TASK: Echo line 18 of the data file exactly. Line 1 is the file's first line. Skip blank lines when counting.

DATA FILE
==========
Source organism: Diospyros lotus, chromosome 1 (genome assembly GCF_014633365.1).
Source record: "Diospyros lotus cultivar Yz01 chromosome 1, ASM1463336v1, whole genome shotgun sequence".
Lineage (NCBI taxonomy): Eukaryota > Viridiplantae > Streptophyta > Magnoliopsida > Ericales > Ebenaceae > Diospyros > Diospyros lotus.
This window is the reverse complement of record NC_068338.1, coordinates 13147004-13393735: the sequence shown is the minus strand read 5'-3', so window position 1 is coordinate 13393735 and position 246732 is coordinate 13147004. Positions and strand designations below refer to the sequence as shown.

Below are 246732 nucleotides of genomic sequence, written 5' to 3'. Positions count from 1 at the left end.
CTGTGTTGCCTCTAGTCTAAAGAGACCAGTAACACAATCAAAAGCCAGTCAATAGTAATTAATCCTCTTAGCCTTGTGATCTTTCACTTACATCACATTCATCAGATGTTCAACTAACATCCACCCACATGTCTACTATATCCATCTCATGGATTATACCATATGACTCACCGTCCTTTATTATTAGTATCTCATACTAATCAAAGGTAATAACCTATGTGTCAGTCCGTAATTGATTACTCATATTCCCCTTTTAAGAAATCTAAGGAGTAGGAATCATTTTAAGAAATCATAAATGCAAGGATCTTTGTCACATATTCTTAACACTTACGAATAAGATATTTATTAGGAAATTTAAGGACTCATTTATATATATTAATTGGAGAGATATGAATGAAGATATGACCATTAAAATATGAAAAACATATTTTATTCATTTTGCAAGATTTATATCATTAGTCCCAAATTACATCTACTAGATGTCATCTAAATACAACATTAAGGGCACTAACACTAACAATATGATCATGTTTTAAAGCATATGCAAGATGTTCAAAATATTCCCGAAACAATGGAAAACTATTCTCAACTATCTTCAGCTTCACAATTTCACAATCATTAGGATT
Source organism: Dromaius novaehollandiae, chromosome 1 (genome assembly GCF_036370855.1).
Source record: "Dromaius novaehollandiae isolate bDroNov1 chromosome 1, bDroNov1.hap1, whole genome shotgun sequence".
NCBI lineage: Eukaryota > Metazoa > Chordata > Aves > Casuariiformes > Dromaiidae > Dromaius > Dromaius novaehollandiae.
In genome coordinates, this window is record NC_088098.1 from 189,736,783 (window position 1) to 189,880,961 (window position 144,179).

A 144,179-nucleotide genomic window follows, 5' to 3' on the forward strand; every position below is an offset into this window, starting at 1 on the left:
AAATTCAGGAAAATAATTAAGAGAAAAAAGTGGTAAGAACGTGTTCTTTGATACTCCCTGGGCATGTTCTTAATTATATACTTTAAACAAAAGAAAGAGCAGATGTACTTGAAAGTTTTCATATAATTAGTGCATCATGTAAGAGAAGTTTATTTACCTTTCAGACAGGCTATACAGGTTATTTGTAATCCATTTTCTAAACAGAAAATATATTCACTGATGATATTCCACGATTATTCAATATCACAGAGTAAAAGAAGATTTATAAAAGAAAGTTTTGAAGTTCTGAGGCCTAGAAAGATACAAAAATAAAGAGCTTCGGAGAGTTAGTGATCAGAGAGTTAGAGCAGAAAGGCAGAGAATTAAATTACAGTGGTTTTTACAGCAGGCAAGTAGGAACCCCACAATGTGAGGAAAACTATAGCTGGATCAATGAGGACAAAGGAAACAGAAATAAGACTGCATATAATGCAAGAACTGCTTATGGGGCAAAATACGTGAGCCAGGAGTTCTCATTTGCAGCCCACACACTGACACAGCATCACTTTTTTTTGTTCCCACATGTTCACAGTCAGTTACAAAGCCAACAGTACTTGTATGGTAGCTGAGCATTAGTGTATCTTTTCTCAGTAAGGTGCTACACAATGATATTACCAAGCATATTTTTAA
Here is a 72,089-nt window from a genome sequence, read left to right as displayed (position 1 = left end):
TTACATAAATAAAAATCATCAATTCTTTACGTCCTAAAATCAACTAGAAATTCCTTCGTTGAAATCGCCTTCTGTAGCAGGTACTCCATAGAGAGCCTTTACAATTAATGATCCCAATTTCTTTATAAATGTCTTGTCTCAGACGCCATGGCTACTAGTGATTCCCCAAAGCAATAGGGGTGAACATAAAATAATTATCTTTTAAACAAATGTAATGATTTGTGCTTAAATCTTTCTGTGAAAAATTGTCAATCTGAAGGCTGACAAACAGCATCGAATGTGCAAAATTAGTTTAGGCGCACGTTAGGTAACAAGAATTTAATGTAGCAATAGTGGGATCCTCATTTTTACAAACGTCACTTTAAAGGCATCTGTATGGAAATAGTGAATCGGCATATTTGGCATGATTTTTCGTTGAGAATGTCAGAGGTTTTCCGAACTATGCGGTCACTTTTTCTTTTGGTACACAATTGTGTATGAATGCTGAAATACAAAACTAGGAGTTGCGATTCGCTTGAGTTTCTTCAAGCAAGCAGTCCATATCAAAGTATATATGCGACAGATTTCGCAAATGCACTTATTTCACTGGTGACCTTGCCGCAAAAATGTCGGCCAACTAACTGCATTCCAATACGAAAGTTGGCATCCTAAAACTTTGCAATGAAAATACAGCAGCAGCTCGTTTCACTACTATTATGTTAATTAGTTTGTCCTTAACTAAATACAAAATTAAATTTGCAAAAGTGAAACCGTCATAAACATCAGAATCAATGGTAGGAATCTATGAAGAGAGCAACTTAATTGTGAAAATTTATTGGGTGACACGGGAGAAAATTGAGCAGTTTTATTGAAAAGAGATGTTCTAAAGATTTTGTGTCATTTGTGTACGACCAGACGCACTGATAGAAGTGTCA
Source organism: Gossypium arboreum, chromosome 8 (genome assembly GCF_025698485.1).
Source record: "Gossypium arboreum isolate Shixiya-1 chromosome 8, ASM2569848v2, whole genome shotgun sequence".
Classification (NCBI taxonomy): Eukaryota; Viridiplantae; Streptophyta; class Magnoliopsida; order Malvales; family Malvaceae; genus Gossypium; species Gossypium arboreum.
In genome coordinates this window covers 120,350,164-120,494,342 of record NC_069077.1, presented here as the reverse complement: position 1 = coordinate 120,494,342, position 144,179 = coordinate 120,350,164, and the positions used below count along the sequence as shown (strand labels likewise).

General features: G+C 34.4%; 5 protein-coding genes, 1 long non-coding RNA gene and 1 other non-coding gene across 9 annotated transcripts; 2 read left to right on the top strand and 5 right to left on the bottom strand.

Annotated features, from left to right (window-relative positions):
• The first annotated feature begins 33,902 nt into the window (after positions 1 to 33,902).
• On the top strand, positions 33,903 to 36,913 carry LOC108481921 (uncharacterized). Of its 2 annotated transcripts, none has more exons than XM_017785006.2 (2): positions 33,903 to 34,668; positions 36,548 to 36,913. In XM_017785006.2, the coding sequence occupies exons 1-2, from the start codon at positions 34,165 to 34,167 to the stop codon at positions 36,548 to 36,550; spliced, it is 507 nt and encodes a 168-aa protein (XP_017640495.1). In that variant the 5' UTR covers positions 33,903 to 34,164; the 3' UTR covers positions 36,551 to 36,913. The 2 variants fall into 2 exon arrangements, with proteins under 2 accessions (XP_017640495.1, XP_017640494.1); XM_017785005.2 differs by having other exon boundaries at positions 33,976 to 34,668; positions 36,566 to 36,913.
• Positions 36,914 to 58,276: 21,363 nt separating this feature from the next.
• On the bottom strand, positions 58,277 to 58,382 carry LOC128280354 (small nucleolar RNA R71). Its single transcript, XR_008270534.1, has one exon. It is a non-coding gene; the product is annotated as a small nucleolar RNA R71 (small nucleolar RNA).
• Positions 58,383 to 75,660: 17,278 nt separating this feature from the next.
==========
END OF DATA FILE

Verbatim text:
In genome coordinates this window covers 120,350,164-120,494,342 of record NC_069077.1, presented here as the reverse complement: position 1 = coordinate 120,494,342, position 144,179 = coordinate 120,350,164, and the positions used below count along the sequence as shown (strand labels likewise).